In pictures: A 100 years of 4th of July celebrations


The first officially celebrated Independence Day in 1777 was marked in a way that would be very familiar to most modern Americans. There was an official dinner for the Continental Congress, toasts were made and 13-gun salutes fired. There were speeches, prayers, music, parades, troop reviews, and fireworks. Ships were decked with red, white, and blue bunting.

A year earlier, founding father John Adams had written to his wife Abigail, “The second day of July, 1776, will be the most memorable epoch in the history of America. I am apt to believe that it will be celebrated by succeeding generations as the great anniversary festival. It ought to be commemorated as the day of deliverance, by solemn acts of devotion to God Almighty. It ought to be solemnized with pomp and parade, with shows, games, sports, guns, bells, bonfires, and illuminations, from one end of this continent to the other, from this time forward forever more.”

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Incredible 3D colour images from 1850s Japan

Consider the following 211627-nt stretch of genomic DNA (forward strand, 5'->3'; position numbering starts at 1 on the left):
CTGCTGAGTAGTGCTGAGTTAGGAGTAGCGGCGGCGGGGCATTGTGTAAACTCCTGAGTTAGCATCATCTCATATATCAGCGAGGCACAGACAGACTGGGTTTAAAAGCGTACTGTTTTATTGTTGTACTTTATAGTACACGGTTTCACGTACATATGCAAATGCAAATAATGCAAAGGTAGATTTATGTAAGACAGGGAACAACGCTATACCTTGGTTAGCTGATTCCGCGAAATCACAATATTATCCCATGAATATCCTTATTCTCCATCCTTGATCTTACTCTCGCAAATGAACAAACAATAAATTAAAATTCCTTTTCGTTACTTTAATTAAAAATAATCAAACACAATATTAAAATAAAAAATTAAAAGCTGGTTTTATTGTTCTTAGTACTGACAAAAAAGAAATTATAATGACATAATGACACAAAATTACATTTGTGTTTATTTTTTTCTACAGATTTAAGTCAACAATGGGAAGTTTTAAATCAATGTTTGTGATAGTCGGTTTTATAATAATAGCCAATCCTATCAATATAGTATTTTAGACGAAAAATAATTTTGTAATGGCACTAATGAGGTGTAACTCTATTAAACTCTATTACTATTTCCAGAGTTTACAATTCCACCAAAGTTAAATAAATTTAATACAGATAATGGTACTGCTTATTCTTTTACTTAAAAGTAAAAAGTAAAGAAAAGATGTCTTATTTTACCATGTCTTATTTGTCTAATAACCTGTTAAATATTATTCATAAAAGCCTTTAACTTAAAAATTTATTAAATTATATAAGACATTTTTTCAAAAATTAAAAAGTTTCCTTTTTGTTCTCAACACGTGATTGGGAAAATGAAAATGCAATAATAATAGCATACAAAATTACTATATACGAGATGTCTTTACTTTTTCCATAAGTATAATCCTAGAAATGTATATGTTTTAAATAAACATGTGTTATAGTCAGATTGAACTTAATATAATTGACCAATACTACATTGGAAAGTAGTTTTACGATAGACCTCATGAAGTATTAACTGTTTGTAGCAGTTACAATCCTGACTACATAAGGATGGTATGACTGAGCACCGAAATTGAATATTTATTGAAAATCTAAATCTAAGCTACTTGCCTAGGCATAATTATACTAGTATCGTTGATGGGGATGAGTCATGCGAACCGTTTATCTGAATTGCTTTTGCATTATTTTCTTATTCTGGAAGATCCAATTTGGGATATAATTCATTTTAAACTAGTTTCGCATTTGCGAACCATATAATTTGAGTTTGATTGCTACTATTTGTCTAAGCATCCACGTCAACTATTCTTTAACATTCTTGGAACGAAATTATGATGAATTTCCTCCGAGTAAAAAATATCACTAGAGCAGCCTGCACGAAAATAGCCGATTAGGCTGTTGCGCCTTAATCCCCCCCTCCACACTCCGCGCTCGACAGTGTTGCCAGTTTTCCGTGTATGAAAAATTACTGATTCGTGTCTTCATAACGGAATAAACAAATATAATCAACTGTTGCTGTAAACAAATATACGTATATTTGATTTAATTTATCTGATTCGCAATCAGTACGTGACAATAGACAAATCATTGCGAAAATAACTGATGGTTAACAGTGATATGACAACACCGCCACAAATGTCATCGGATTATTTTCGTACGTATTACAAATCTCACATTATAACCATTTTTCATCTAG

In 1851, when Scotsman Sir David Brewster invented a photographic device called the Lenticular Stereoscope, the way people saw the world changed forever. After presenting it to Queen Victoria at the Great Exhibition in London, Victorians went crazy for the new machine. Photographers were sent far and wide to record famous sights and events in stereo. “See the world from your parlour!” was just one of the many advertising slogans used to promote the fabulous new medium to knowledge thirsty Victorians. These incredible 3D images are just a fraction of the tens of thousands produced.

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